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Can Teething Impact Sleep? Read to Find Out!

Let's chat about teething and sleep!

I get questions with almost every client about teething and how to manage sleep when it happens.

So, before we get to the 'how's', let's review a few basics about teething!

Teething typically happens between 4-7 months of age.

Teething pain also is typically for 1-3 days, so if 'teething' is going on and on, and there's no my child would say "That's so sus!" (suspicious)

Typical signs of teething are:

  • Swollen gums, where you can see the white teeth underneath.

  • Irritability (not a sign on its own)

  • Chewing on toys (not a sign on its own)

  • Drooling (there's an increase in saliva production around 2 months, this isn't teething)

  • Rosy cheeks (a clue to what may be happening)

Things that are often said to be signs of teething, but are not:




-Severe increase in irritability

-Inconsolable crying

-Fever above 38 degrees C

Beware of the common advice, or comments from other people around these symptoms.

It's been shown that when teething is blamed for these symptoms, it can delay seeking care for a sick child.

*This is not medical advice*

Okay, so now that we've identified signs of teething, let's chat about what you can do to help your baby through it.

Keep in mind, that not every baby has signs of teething!

Sometimes a tooth just pops in by surprise with no disturbances!

Comfort measures can include:

-Baby chewing toys, a cold washcloth that was placed in the freezer for 30-0 seconds, and gum massages.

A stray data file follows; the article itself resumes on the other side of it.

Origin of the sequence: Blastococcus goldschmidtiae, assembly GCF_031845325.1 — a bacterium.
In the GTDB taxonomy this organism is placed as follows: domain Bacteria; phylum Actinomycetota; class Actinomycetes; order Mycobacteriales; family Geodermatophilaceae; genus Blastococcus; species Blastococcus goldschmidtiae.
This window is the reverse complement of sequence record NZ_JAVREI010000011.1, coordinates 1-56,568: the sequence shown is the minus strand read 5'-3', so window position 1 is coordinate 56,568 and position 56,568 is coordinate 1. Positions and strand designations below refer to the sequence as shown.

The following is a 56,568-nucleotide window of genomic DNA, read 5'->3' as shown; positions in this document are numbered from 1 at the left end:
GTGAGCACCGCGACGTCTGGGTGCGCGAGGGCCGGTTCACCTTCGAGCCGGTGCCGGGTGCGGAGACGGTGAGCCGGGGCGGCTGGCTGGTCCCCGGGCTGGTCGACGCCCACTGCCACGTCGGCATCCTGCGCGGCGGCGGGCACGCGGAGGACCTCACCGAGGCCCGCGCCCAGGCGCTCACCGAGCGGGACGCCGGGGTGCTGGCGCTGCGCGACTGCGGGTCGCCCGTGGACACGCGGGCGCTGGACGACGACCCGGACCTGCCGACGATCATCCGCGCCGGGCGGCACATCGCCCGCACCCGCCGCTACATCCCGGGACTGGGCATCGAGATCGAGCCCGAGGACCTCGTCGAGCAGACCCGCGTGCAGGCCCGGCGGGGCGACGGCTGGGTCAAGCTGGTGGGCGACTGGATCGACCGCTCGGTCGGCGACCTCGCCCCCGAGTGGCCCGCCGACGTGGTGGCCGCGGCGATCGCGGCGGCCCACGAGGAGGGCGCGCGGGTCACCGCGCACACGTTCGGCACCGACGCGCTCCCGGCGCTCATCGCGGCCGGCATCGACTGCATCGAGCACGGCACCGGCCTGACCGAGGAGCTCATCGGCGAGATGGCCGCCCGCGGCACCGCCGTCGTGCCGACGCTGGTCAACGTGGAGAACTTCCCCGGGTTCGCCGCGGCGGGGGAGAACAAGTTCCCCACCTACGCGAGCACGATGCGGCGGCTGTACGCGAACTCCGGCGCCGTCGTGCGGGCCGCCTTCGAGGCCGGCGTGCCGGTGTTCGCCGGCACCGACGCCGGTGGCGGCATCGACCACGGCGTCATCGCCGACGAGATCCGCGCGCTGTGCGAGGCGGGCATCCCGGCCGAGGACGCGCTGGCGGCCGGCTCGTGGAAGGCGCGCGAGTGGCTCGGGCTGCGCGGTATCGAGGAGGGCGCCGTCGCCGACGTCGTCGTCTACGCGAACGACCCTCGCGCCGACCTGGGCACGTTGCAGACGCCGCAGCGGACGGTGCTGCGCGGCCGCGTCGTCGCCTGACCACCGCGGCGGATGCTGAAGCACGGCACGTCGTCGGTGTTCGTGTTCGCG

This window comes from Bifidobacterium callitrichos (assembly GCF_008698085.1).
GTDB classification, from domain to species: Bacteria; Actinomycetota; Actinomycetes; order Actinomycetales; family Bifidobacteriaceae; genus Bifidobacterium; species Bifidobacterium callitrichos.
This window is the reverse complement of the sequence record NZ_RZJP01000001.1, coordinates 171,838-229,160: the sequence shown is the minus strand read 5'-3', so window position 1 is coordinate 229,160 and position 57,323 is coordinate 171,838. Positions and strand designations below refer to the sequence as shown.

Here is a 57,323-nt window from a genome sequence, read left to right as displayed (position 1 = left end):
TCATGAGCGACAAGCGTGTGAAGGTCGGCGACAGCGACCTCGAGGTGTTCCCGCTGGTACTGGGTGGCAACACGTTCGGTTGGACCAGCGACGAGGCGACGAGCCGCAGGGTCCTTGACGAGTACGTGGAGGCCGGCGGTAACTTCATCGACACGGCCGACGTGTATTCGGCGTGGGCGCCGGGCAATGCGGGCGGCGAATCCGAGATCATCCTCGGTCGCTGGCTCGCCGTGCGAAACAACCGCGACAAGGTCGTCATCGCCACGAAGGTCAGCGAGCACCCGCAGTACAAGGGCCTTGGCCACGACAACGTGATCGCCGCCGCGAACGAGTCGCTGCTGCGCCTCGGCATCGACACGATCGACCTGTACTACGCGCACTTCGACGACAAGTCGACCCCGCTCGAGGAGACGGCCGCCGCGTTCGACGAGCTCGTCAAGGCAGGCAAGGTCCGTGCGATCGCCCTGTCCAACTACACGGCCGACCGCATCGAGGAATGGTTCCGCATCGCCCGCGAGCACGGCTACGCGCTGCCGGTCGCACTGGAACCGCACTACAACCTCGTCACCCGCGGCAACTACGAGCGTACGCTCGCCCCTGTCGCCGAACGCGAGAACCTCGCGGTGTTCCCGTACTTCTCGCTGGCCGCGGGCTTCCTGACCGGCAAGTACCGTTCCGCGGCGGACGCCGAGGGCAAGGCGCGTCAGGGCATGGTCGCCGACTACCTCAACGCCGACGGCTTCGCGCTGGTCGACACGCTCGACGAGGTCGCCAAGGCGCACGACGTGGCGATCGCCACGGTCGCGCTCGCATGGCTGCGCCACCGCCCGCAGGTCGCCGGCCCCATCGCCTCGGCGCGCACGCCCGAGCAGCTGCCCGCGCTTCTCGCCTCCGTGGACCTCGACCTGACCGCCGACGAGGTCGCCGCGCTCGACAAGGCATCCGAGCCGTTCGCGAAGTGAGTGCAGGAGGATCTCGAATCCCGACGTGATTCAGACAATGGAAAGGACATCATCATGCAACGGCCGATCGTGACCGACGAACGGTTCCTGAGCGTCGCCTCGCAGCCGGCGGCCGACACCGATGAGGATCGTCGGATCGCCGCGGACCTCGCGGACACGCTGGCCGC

-Extra cuddles and baby wearing.

-Consider pain management. If baby is younger than 6-months, then only Tylenol, and over 6-months, can consider adding Advil. Talk with your doctor more about this.

Now onto the sleep related tips!

1) Keep doing your bedtime and naptime routines

Don't throw out all that you've established!

Continue with your baby's bedtime routine, maybe they need to go to bed sooner if they're a bit cranky.

2) You may need to tend to them at night

If your baby is waking up and seems to be in pain, they may need some pain management, some extra cuddles then back to bed.

3) By having healthy sleep habits already established, your baby will cope better through things like teething and illness

4) If there's a regression, don't wait to get back to your sleep routines!

If illness or teething has thrown off your baby's sleep routines, then once everyone is well, let's get back to what we were doing before.

Pro-tip: Make sure the feed is earlier in the routine, and that baby isn't getting sleepy with the feed.

5) It shall pass

This isn't a tip per se, but a good reminder that teething isn't forever and that the tooth will come through, and they will return to their normal selves again.

Is your baby not sleeping well, no matter what's going on?

Hit the button below, book a quick 15-minute discovery call to find out how we can get your baby sleeping well!

Here for you,

Melody Patton

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